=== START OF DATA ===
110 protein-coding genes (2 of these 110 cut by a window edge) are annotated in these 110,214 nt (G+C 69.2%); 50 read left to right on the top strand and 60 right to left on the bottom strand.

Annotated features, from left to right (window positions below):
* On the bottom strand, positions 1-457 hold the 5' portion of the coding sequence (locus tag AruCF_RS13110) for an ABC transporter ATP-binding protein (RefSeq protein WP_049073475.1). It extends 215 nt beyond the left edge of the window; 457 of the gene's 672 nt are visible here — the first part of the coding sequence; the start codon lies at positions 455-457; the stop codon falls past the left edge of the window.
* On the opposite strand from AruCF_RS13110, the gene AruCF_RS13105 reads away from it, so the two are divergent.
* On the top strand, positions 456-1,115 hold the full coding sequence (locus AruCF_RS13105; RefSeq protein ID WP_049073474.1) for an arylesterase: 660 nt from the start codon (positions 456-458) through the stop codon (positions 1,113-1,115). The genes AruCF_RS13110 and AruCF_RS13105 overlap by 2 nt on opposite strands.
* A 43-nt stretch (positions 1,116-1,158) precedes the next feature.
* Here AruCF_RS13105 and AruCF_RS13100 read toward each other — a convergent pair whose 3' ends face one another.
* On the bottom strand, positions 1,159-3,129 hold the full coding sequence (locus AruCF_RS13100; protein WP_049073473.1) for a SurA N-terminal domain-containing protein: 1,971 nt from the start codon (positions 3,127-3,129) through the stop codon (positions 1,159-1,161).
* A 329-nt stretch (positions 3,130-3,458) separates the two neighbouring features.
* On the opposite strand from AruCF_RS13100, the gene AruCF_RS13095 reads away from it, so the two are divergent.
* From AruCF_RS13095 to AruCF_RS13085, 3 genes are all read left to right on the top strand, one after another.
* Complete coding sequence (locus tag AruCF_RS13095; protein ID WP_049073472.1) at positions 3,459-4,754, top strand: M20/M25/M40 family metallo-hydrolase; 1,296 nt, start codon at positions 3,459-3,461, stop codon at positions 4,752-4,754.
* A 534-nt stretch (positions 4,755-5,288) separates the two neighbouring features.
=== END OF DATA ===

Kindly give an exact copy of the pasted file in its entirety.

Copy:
110 protein-coding genes (2 of these 110 cut by a window edge) are annotated in these 110,214 nt (G+C 69.2%); 50 read left to right on the top strand and 60 right to left on the bottom strand.

Annotated features, from left to right (window positions below):
* On the bottom strand, positions 1-457 hold the 5' portion of the coding sequence (locus tag AruCF_RS13110) for an ABC transporter ATP-binding protein (RefSeq protein WP_049073475.1). It extends 215 nt beyond the left edge of the window; 457 of the gene's 672 nt are visible here — the first part of the coding sequence; the start codon lies at positions 455-457; the stop codon falls past the left edge of the window.
* On the opposite strand from AruCF_RS13110, the gene AruCF_RS13105 reads away from it, so the two are divergent.
* On the top strand, positions 456-1,115 hold the full coding sequence (locus AruCF_RS13105; RefSeq protein ID WP_049073474.1) for an arylesterase: 660 nt from the start codon (positions 456-458) through the stop codon (positions 1,113-1,115). The genes AruCF_RS13110 and AruCF_RS13105 overlap by 2 nt on opposite strands.
* A 43-nt stretch (positions 1,116-1,158) precedes the next feature.
* Here AruCF_RS13105 and AruCF_RS13100 read toward each other — a convergent pair whose 3' ends face one another.
* On the bottom strand, positions 1,159-3,129 hold the full coding sequence (locus AruCF_RS13100; protein WP_049073473.1) for a SurA N-terminal domain-containing protein: 1,971 nt from the start codon (positions 3,127-3,129) through the stop codon (positions 1,159-1,161).
* A 329-nt stretch (positions 3,130-3,458) separates the two neighbouring features.
* On the opposite strand from AruCF_RS13100, the gene AruCF_RS13095 reads away from it, so the two are divergent.
* From AruCF_RS13095 to AruCF_RS13085, 3 genes are all read left to right on the top strand, one after another.
* Complete coding sequence (locus tag AruCF_RS13095; protein ID WP_049073472.1) at positions 3,459-4,754, top strand: M20/M25/M40 family metallo-hydrolase; 1,296 nt, start codon at positions 3,459-3,461, stop codon at positions 4,752-4,754.
* A 534-nt stretch (positions 4,755-5,288) separates the two neighbouring features.